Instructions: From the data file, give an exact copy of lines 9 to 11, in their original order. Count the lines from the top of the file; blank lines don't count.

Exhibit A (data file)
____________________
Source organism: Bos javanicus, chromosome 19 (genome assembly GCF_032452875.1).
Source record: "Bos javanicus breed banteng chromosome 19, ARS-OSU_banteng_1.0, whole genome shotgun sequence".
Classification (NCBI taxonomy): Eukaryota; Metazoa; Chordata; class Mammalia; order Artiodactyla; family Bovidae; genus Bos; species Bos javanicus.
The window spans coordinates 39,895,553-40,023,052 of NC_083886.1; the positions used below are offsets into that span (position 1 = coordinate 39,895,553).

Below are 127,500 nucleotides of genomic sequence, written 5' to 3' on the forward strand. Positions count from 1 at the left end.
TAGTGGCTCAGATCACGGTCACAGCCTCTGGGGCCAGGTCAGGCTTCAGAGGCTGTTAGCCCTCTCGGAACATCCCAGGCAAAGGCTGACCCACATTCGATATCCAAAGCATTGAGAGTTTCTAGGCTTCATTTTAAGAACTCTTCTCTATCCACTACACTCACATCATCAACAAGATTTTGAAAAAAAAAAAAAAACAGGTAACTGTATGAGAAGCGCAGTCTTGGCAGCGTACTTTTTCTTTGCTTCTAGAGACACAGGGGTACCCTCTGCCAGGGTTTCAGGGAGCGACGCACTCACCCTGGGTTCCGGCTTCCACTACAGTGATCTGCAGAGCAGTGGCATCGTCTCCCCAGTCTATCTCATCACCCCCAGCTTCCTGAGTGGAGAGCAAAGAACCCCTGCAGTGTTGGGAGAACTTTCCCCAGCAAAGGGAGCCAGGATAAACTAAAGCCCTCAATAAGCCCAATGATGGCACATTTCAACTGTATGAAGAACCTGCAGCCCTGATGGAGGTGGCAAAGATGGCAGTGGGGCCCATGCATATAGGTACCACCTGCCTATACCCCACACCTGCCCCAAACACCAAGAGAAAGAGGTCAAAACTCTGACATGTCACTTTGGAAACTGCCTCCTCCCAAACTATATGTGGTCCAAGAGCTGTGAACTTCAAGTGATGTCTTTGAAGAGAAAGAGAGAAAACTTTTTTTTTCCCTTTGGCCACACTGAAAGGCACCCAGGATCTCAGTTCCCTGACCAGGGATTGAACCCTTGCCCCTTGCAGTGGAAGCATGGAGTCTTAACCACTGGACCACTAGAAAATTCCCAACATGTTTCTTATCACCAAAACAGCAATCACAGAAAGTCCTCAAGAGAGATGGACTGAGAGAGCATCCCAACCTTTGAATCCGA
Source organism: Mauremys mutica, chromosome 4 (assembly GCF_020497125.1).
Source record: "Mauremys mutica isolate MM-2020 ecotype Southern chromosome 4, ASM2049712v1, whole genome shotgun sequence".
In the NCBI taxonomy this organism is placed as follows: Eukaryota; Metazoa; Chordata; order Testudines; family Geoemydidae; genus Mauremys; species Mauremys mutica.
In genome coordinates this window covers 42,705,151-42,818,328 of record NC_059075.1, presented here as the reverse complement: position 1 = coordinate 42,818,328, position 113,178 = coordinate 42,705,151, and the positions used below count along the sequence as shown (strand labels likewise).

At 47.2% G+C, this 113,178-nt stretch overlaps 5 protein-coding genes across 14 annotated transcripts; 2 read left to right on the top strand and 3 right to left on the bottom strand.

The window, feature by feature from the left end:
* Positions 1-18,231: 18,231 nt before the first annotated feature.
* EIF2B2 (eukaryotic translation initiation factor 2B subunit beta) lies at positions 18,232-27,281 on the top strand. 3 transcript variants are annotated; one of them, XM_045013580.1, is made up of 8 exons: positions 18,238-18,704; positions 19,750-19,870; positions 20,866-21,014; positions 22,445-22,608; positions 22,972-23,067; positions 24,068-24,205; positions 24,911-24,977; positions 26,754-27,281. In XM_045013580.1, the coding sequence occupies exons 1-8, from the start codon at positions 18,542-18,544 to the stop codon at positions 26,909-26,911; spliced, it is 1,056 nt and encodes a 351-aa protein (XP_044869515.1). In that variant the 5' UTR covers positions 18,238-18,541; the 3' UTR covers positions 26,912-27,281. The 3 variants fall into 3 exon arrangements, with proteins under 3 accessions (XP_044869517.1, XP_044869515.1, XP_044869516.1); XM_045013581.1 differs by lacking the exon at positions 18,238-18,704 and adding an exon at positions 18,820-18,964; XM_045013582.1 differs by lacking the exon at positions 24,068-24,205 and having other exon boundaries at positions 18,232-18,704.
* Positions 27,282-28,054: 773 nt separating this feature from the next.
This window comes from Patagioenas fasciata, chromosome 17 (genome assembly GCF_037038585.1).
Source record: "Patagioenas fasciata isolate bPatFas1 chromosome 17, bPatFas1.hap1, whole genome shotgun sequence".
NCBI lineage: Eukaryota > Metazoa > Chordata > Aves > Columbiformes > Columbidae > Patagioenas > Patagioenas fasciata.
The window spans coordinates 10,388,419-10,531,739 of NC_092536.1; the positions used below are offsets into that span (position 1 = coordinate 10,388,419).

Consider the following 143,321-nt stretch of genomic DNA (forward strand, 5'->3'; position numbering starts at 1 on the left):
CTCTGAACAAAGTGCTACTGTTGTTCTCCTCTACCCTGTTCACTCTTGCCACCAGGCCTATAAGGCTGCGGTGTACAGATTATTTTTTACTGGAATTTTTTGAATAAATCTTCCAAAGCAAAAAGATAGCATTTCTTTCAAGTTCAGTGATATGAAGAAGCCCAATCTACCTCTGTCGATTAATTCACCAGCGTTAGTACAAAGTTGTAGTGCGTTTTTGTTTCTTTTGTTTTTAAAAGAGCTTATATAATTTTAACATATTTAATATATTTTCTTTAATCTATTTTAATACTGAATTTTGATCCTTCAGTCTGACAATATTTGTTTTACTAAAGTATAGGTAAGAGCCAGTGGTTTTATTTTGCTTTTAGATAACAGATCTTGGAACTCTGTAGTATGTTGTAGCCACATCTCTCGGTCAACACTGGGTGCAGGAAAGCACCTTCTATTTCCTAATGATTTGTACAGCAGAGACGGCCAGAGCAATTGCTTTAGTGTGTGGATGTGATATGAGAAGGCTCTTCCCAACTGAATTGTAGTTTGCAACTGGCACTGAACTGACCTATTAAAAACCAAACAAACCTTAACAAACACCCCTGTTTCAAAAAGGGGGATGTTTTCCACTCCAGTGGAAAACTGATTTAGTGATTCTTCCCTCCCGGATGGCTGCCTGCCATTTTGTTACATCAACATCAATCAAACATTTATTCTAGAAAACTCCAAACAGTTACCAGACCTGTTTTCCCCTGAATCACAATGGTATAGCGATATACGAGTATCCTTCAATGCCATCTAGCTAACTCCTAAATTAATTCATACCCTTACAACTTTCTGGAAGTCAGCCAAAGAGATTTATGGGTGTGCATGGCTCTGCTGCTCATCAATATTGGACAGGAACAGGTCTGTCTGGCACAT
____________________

In the NCBI taxonomy this organism is placed as follows: Eukaryota; Metazoa; Chordata; order Testudines; family Geoemydidae; genus Mauremys; species Mauremys mutica.
In genome coordinates this window covers 42,705,151-42,818,328 of record NC_059075.1, presented here as the reverse complement: position 1 = coordinate 42,818,328, position 113,178 = coordinate 42,705,151, and the positions used below count along the sequence as shown (strand labels likewise).

At 47.2% G+C, this 113,178-nt stretch overlaps 5 protein-coding genes across 14 annotated transcripts; 2 read left to right on the top strand and 3 right to left on the bottom strand.